Censoring your Social Media Page for Employment

Companies are using social media websites as an information gateway in hiring and monitoring employee behavior.  Sites like Facebook and Twitter are influential in the hiring process for employers, and can also result in termination if they see information that is not “appropriate employee behavior.”  Employers monitor social networking sites for provocative or inappropriate photos, drinking and drug use, bad-mouthing coworkers and much more.  They even measure your communication and creativity skills from monitoring your social networking sites.
While we all use our social networking sites to display information regarding our private life for friends and family, employers fear that proprietary information will be revealed over the web and they will be negatively represented in the online world.  If you are looking for a job or currently employed, follow this list of Do’s and Don’ts to clean up your page and remain in the safety zone of social media.

  1. DO delete or hide anything on your profile that employers may view negatively.  Remove pictures of spring break, vulgar comments or posts, rude language, and any commentary you may have posted about previous employers.  Remember there is no sense of “free speech” that is regulated in social media.  We’ve all heard the recent stories of New York teachers being fired for their online commentary of unruly classrooms and scandalous private lives.  It can happen to anyone, so keep your private thoughts and comments about your job to yourself.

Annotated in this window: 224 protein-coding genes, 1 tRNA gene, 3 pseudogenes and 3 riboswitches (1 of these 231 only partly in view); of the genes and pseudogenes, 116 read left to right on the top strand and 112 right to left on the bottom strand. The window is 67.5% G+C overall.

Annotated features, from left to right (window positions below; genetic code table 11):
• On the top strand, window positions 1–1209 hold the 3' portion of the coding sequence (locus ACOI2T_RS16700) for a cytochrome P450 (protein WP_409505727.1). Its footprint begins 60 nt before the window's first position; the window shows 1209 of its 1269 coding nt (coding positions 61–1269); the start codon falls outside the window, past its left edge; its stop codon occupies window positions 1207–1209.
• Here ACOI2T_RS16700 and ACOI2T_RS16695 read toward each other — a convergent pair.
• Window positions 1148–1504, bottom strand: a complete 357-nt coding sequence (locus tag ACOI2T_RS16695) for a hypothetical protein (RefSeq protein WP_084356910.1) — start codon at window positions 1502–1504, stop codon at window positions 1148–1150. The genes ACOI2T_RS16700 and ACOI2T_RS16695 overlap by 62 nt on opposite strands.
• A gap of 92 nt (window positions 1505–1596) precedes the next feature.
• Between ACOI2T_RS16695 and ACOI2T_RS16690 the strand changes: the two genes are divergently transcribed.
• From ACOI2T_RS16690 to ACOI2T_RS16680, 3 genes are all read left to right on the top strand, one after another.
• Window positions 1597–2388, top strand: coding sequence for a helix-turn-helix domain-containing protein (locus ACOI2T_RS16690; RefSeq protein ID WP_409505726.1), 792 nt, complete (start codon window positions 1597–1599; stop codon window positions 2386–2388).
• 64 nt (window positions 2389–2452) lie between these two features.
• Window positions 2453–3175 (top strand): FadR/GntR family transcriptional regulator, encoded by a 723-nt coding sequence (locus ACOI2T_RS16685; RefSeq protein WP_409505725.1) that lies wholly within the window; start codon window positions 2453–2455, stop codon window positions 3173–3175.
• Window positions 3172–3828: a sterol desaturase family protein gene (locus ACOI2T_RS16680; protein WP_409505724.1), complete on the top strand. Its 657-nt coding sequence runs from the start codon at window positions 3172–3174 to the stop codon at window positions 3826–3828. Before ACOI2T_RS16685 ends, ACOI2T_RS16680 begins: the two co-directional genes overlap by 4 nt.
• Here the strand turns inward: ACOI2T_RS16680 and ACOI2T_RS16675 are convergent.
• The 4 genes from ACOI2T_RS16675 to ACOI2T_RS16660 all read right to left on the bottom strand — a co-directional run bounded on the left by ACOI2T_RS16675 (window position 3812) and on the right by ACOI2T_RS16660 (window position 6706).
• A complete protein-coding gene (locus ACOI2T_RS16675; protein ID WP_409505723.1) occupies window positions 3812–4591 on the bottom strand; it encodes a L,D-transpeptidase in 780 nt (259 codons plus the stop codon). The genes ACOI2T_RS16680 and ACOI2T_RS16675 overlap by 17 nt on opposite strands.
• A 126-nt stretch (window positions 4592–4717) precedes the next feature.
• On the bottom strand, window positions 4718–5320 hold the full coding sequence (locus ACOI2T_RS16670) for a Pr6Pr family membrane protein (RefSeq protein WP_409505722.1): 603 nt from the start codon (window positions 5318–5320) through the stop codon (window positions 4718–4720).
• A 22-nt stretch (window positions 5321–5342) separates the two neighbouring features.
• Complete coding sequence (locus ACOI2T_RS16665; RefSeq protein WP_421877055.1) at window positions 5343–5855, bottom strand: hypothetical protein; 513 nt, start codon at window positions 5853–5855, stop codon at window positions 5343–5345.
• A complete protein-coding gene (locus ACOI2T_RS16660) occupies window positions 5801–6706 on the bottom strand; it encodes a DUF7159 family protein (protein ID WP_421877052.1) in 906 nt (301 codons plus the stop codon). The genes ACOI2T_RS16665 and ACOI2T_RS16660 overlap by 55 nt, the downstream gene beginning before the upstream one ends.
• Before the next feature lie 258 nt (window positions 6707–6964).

2. DON’T use social networking sites to vent about your job.  While you may need to talk about an overpowering boss or an arrogant coworker, never do it online.  While you may think your page is private, a coworker that you forgot you “friended” could take the page directly to your employer.  What you say online is permanent and is valid evidence that can be used against you in court and certainly by your employer or prospective employer.
  3. DO promote yourself socially and professionally online.  Update your pages to show your creativity and work ethic.  Write about accomplishments that you have made inside and outside of work.  Include your interests and passions and your goals.
  4. DON’T post anything that could be incompatible with your work persona.  For example, if you claim a disability or injury that alters your job responsibilities, refrain from posting pictures of you partaking in physical exercise.  If you are claiming worker’s compensation, investigators will often look at your social media sites to ensure that they are consistent with your claims.  An employer cannot discriminate against you because of disabilities, but you can be terminated if they unveil inconsistencies within your social media pages.